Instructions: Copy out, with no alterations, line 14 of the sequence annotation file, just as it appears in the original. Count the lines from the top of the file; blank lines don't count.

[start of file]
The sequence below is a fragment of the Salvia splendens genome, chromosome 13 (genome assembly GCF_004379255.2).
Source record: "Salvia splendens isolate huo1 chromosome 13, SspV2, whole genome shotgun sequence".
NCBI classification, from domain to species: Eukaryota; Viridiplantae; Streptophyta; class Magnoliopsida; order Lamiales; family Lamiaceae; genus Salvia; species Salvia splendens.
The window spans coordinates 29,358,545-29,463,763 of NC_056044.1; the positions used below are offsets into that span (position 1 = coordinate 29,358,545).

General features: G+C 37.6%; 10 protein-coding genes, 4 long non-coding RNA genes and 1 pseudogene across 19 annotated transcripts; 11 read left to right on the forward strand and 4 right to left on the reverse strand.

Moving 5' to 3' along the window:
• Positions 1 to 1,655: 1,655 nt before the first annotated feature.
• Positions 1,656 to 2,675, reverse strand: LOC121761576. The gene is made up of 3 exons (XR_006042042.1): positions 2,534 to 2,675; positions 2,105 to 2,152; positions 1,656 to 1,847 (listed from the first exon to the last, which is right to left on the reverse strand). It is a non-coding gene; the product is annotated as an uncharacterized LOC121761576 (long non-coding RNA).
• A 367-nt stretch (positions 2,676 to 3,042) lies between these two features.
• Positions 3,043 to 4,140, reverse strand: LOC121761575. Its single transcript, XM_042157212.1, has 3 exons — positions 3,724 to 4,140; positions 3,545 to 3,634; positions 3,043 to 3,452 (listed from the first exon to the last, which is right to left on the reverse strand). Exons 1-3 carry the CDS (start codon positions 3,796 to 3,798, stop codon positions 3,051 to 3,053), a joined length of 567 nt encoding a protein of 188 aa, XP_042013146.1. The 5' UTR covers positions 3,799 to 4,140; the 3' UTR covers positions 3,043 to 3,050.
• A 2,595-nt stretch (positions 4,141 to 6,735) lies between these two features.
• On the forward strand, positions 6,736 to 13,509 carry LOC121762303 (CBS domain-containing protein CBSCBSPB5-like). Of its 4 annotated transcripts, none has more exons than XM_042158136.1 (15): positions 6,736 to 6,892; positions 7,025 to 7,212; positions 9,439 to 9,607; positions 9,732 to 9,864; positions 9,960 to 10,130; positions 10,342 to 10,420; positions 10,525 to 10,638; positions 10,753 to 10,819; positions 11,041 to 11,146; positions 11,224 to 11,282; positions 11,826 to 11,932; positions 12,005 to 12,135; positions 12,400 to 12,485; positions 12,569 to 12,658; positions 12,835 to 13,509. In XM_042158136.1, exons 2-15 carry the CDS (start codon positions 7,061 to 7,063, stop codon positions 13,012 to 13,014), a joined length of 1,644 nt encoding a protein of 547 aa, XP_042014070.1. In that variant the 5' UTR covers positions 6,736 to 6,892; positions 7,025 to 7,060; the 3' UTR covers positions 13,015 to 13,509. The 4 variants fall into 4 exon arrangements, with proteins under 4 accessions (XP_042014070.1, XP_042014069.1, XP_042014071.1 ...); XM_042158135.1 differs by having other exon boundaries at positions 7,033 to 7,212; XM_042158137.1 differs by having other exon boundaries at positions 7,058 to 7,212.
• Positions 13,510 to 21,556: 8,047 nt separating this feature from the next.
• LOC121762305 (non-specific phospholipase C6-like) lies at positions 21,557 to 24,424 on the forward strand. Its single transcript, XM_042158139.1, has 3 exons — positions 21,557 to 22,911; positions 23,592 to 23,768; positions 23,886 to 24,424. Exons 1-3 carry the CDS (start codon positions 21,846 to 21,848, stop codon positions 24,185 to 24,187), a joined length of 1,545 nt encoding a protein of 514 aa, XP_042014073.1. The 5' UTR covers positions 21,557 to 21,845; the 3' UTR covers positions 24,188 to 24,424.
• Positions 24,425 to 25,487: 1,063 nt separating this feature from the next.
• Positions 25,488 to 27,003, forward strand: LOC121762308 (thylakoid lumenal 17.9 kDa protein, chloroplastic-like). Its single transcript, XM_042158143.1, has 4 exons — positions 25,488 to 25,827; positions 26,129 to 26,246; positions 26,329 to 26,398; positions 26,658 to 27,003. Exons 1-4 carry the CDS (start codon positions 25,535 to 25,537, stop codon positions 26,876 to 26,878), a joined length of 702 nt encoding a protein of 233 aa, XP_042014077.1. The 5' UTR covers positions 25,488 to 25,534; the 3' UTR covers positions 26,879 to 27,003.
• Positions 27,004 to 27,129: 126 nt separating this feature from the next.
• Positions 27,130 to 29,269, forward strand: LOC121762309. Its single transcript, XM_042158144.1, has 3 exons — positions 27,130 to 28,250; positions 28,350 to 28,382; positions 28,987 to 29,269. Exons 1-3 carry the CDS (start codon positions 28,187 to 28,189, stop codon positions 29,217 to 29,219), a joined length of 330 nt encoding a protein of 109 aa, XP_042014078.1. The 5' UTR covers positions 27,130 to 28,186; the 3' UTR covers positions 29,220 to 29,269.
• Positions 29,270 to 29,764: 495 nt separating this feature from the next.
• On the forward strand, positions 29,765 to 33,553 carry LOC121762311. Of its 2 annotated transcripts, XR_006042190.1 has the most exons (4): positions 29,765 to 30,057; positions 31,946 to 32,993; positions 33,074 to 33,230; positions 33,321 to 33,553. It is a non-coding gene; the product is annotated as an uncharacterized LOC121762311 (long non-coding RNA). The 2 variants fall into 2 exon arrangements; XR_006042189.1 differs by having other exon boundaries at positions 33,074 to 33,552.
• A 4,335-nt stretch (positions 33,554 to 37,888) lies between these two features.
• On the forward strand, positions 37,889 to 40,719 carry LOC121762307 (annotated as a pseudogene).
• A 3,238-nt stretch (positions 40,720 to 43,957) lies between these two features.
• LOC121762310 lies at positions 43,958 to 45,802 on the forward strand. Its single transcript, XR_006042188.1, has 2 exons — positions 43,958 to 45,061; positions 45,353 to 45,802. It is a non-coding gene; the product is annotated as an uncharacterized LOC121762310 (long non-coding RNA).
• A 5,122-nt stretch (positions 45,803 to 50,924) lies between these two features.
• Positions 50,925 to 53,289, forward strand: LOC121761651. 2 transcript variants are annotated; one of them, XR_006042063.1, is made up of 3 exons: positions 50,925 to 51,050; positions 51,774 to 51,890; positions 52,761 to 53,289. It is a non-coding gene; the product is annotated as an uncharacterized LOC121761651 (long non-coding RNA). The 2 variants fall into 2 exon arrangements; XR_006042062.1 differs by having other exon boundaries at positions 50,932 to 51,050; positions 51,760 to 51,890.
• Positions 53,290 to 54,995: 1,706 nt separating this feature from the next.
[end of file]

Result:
• LOC121762305 (non-specific phospholipase C6-like) lies at positions 21,557 to 24,424 on the forward strand. Its single transcript, XM_042158139.1, has 3 exons — positions 21,557 to 22,911; positions 23,592 to 23,768; positions 23,886 to 24,424. Exons 1-3 carry the CDS (start codon positions 21,846 to 21,848, stop codon positions 24,185 to 24,187), a joined length of 1,545 nt encoding a protein of 514 aa, XP_042014073.1. The 5' UTR covers positions 21,557 to 21,845; the 3' UTR covers positions 24,188 to 24,424.